Harare, Zimbabwe, October 2, 2019 (ECA) – Zimbabwe anticipates that the game-changing African Continental Free Trade Area (AfCFTA) will create new impetus for investment, trade and industrialization in the country in line with the southern African nation’s development plans.
This was said by the Permanent Secretary of the Ministry of Foreign Affairs and International Trade, Ambassador James Manzou in a speech read on his behalf by Ambassador Pavelyn Musaka at the beginning of a two-day workshop to validate the country’s national AfCFTA strategy.
Countries are due to commence trading under the AfCFTA on 1 July 2020.
Ambassador Manzou said the country signed and ratified the AfCFTA ‘in cognisance of the immense potential envisaged in fully implementing the AfCFTA.’
“We anticipate significant opportunities manifesting themselves, thereby leading to positive transformation of the economic landscape, especially for us here in Zimbabwe. With proper planning we foresee great achievements of higher levels of industrialisation, employment creation, sustained economic growth and development,” the Permanent Secretary said.
He said there was need for the country to undertake coherent, prioritised and well sequenced actions aimed at revitalising industrial growth.
“You are here because we in government consider you as an important cog in Zimbabwe’s dream of realising Vision 2030 where the country hopes to achieve a middle income status. It is time to come together, and agree on a strategy that will propel us forward within the short to medium term,” said Mr. Manzou to private sector representatives and other key stakeholders attending the workshop.
“We do not wish to be a dumping ground for the rest of Africa, but to strategically capture African markets where we can supply processed goods. Value addition should be our clarion call.”
He said the country’s AfCFTA strategy was expected to identify where comparative advantages lie as the nation seeks to industrialise and implement sustainable value chains that will support economic diversification and maximize its trade potential.
“As government we are proud that the processes of developing this strategy is following a transparent, participatory and inclusive approach which involves all relevant stakeholders, drawn from the public and private sectors, including women, youth, parliamentarians, academia and civil society,” the Permanent Secretary added.
Deep consultations were held with key policy makers and implementers, various subsectors drawn from the productive and services sectors, service providers that facilitate trade, representatives of business associations, and other relevant stakeholders with the assistance of the United Nations Economic Commission for Africa (ECA) and the African Union Commission (AUC) in coming up with the draft strategy that is now being validated.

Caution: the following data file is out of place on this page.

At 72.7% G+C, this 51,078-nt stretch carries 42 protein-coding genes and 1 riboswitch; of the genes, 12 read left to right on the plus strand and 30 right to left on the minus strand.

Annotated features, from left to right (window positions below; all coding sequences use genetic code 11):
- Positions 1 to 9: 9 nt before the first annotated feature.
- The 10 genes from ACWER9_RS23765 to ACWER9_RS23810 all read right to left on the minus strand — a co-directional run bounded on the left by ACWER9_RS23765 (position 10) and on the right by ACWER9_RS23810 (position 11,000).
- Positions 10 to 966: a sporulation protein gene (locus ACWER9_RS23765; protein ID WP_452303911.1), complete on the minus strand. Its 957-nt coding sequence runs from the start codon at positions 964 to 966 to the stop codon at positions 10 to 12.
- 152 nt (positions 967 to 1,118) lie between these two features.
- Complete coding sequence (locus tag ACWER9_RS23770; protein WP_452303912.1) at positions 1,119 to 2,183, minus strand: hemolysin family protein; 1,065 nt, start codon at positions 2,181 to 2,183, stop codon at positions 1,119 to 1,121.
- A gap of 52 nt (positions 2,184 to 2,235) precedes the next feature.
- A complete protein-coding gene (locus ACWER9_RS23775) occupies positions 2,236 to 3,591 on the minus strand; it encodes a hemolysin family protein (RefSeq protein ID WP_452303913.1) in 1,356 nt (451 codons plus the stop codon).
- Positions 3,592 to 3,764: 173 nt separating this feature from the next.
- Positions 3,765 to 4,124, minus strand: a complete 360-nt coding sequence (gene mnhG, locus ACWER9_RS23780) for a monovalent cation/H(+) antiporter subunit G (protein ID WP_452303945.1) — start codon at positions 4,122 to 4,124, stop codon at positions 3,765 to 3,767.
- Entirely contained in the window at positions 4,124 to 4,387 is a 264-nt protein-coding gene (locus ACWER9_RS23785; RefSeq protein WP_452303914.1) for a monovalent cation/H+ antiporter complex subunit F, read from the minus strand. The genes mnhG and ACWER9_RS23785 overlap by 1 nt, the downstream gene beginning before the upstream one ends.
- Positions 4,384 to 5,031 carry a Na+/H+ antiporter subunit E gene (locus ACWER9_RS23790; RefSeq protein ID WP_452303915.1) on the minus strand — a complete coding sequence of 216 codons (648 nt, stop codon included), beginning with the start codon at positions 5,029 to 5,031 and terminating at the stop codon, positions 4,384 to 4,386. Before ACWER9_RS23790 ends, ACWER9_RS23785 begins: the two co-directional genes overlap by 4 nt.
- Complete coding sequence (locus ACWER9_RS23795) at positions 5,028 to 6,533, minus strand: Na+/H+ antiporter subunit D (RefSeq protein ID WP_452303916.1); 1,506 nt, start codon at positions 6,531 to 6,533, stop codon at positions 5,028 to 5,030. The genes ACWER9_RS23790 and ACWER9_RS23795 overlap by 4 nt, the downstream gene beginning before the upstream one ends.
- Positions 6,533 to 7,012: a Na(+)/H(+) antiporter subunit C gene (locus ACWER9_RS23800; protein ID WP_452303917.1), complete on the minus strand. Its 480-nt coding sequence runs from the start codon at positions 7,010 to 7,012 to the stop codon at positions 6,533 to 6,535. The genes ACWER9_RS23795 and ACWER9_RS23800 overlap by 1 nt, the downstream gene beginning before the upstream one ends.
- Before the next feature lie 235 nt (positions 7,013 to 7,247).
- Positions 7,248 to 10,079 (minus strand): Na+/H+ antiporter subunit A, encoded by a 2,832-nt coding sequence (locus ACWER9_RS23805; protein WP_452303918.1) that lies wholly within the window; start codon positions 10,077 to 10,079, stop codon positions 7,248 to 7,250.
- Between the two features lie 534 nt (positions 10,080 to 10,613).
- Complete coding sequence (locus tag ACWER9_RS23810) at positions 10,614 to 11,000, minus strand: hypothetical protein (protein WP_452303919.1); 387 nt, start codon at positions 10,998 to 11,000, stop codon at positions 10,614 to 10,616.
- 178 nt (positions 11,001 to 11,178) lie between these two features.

“As government we look forward to growing industries that will employ more, and begin to formalise the informal,” Ambassador Manzou said, adding; “Our dream is to make Vision 2030 a reality. We, therefore, are looking forward to a relevant national strategy that should be implementable, effectively addressing the multitude of needs, concerns and challenges currently confronting the business community.”
He implored the private sector to take ownership of the strategy.
“You are the people who are going to drive these competitiveness issues, while our role as government is to create an enabling environment. The public and private sectors should work together to strengthen our relations for the common good of our people as we thrive to develop our economy.”
“As you validate the document that is about to be presented to you, I implore you to ensure that the strategy speaks, as well as being in sync with our other policy documents that seek to improve the plight of the youth, women and our small and medium enterprises. Let us ensure that the strategies we craft also encompass our informal sector, with a view of formalising it. It is, indeed, from such endeavours that vibrant industries will evolve. Let us nature the skills and entrepreneurialship through training and mentorship, and ensure that tomorrow’s industries and entrepreneurs are a success,” added Ambassador Manzou.
For his part, Zimbabwe National Chamber of Commerce (ZNCC) President, Mr. Tamuka Macheka, said the country’s private sector was doing all it can to ensure it’s not caught napping when trading commences under the AfCFTA.
“The ball is definitely in our court as the private sector. We are alive to the fact that this is happening; alive to the benefits of the AfCFTA and the need for us to unlock value. We need to cross borders to go beyond the Southern African Development Community and COMESA if we are to really benefit from the creation of the free trade area. We are excited about the prospects which are being offered by the AfCFTA. That is why we are here,” he said.
He added that Africa as a continent should wake up to reality and start developing agendas that put the continent first as shown by the AfCFTA.
Africa must realise its importance, Mr. Macheka said.
“Why is it that every other developed nation or continent is busy strategizing and developing agendas for Africa and how they will benefit from the continent’s resources and yet we do not have one for them. It is high time we start doing that – strategizing and dictating terms as we approach the time to start trading under the AfCFTA,” he said.
Mr. Macheka urged Zimbabwe to address its skills gap to ensure the opportunities being presented by the AfCFTA are unlocked for both the country’s industries and services sector.
The ECA estimates that the AfCFTA has the potential to boost intra-African trade by 52 percent by 2022.
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